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Kunwar Singh

December 31, 1856
Mirza Firuz Shah
Bahadur Shah II 1837–1857

Kunwar Singh



A man of great qualities, respected as much by his enemies as by his friends and followers. A few more men like him and the British would not have survived the 'mutiny' of 1857-9. Because his estate was at Jagdishpur in Bihar, Babu Kunwar Singh is often thought only to have operated against the British in that area. This is not so, he joined the main body of rebels, and, despite his age, was indefatigable in covering great distances. He was for example in active cooperation with Tatya Tope at Cawnpore [Kanpur]: 'Previous to the arrival of the Gwalior mutineers at Jalaun, Kooer Singh of Jugdespore, and the 40th Native Infantry, came to Calpee via Banda on 19 October (1857).

They had communication with the Gwalior mutineers, and on 3 November came in and coalesced with Kooer Singh and the 40th Native Infantry, and marched to attack Cawnpore a short time after.' And of course they there won the first battle (against General Windham) and caused Colin Campbell to hurry back from Lucknow to save Cawnpore [Kanpur] from being overrun 'fine old Rajput noble and a gallant and respected gentleman, unwillingly drawn into the enemy's camp.' It is unfortunate that details of rebel successes are rarely available: government reports and dispatches did not omit references to such reverses, but did not go into detail. Thus: 'In this battle (Atraulia, March 1858) the head of the rebels was Kunwar Singh with his 5 or 6 thousand men. The Government troops by chance lost the battle and came to Koelsa. Kunwar Singh pursued and followed them! None the less the British were generous in their praise for the old man 'Indeed they (the rebels under Kunwar Singh) would have affected the passage (of the Ganges) without any suffering, but for the timely presence of the 'Megna' gunboat, whose well-directed guns caused no small loss among the fugitives, and above all inflicted on Koour Singh that wound which speedily rid us of the only foeman worthy of our steel, and deprived the enemy of the only leader who has displayed throughout the rebellion either skill or courage'. Praise and respect for Kunwar Singh were mixed with a guilty conscience at the way the Government had treated him (cf the case of the Rani of Jhansi).

A British sergeant gives some detail on Kunwar Singh's death.' Served in the final conquest of Lucknow and Oude, was present at the death of Hodson. Was at the Martiniere. 28 March 1858 ordered to relieve the 37th Regt, besieged for some months at Azimgarh. Reached there 15 April. Ordered to fire into the town for three hours and drove the enemy out.' His troop and the cavalry were ordered to pursue them and 'we followed them for four or five miles before we came up with them. We fired on them with grape and the cavalry charged them, but they fought well, always forming square when they saw the cavalry coming. So the Horse Artillery had to gallop to the front and ply them with grapeshot. Running fight in this manner for six miles, taking three guns, a great many elephants and camels, all their baggage and that of the 37th Regt which the enemy had captured from them about two months before. At 2 am on 17 April with the cavalry and Horse Artillery in front we advanced cautiously for a few miles, until we came to a village that had been occupied by the enemy, 5,000 strong, with 6 guns, under the command of a rajah (Kunwar Singh).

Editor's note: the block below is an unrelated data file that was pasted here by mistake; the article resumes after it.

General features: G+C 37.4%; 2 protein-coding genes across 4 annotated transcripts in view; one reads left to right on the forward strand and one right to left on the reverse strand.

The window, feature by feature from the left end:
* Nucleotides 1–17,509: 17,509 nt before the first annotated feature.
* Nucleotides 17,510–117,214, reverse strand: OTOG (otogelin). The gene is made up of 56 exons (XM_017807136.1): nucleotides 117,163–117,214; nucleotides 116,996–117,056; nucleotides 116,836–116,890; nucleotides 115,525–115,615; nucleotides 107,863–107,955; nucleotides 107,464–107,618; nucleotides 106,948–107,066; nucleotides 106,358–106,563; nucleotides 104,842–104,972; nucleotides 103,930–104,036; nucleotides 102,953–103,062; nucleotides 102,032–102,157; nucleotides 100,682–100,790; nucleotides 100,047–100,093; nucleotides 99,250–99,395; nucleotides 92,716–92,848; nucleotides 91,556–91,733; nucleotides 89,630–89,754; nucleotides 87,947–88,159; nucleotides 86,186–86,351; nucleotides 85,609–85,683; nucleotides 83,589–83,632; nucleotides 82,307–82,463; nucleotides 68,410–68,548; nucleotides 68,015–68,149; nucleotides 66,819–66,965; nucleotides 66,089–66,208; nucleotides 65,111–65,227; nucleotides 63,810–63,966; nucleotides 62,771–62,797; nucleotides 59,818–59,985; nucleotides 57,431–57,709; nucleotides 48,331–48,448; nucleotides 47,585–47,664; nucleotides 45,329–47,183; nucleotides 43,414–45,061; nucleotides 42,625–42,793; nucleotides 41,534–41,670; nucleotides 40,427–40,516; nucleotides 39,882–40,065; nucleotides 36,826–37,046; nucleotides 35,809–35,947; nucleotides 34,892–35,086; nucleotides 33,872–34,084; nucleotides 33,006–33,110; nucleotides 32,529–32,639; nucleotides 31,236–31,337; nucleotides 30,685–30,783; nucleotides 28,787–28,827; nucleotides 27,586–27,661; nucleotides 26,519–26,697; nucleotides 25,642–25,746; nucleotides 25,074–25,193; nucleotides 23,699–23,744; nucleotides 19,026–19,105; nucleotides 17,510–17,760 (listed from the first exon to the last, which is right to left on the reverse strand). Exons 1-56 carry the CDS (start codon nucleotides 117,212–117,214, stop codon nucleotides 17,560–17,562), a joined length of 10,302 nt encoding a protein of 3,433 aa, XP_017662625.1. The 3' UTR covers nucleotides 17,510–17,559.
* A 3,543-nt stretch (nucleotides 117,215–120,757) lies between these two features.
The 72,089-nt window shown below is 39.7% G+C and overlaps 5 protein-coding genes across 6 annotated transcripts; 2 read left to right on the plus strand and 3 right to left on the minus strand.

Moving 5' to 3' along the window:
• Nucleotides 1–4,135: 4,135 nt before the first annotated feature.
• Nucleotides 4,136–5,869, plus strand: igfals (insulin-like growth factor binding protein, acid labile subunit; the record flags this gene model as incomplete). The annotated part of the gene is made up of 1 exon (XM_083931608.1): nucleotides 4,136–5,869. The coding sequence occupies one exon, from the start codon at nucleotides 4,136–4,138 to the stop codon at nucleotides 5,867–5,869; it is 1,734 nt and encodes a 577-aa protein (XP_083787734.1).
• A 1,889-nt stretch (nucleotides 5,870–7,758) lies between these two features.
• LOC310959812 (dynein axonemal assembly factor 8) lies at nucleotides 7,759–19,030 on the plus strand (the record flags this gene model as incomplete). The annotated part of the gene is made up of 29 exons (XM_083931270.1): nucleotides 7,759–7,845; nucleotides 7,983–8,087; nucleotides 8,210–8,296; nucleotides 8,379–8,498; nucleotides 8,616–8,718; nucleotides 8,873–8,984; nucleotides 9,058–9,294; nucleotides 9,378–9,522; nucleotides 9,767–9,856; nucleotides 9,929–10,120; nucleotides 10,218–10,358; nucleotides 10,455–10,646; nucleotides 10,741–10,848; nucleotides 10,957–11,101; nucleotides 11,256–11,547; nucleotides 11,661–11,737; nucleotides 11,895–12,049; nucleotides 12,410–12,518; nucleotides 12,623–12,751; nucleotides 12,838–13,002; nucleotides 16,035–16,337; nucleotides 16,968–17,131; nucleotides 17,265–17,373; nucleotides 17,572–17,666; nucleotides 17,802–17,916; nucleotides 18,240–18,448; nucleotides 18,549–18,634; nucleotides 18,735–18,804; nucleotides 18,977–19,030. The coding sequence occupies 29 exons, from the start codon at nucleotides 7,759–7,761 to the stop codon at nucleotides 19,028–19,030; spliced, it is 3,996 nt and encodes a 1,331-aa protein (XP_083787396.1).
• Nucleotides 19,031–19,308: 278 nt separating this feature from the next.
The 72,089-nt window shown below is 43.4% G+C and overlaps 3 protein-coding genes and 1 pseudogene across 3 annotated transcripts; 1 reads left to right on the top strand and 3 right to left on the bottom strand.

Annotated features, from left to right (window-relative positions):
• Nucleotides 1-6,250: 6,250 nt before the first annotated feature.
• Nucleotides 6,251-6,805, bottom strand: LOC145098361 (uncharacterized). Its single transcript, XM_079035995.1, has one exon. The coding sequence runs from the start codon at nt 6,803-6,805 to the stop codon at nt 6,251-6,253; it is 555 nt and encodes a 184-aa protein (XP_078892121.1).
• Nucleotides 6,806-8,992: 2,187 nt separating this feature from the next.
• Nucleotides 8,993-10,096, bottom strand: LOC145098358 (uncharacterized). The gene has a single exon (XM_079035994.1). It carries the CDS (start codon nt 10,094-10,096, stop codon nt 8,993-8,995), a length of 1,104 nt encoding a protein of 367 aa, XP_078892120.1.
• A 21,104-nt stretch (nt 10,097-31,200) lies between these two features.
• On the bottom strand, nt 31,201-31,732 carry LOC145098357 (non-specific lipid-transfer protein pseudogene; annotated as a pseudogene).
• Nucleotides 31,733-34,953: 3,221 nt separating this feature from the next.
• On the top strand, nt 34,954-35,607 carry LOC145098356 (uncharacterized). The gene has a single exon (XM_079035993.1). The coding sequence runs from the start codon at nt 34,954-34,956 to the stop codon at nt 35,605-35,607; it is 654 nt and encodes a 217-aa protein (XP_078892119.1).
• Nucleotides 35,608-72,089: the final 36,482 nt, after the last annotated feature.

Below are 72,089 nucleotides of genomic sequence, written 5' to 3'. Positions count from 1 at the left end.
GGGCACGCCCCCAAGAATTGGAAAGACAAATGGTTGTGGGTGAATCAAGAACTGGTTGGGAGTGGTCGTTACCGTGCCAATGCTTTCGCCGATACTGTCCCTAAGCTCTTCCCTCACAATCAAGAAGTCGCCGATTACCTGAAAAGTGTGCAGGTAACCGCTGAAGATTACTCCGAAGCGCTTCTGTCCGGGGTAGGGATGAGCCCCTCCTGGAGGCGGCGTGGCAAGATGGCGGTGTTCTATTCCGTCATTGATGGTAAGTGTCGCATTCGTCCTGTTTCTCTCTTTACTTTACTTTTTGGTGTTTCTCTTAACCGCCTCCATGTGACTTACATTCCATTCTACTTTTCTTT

Villagers told our general that the enemy had left there a few hours before, and pointed out the road they had taken. Sudden 'salute' of musketry from ambush in a clump of trees. Action front fired canister at sepoys only 200 yds away, mowed them down but they tried to turn our flank. No infantiy to support us so General gave command to limber up and retire, or the sepoys would certainly have taken our guns. We followed the enemy every day until 20 April when we had another engagement with them at a place called Mannuhur, capturing four small guns. On 21st we came up with them again at a place called Sheopore Ghat, on the banks of the Ganges where they were crossing in boats. We sank one boat in the middle of the river, drowning a great many, and we continued to fire shells among them as long as they continued in sight. It was singular that the last shell we fired wounded their chief (Kunwar Singh), of which hurt he died two days afterwards.. ' See Chambers Journal No 20, 1930. KUNWAR SINGH, Death of It has always been assumed that Kunwar Singh was in a boat, crossing the Ganges, when he was wounded by artillery fire. But there is another suggestion. The unpublished manuscript report of a certain Major Edward Michell, contains the following statement: ..'we overtook them in the act of crossing the Ganges. Our fire caused them a considerable loss, among the rest being that of Koor Sing himself, who received a wound from a shrapnel shell as he was crossing on his elephant, of which he ultimately died.' From the Report to his Artillery superiors of Captain and Brevet Major J.E.Michell, R.A.,dated Soraon 20th July 1858, in archive collection MD/147 in the Royal Artillery Institution at Woolwich, S.E. Lon don.


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Ismail Mazari

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Very good information.


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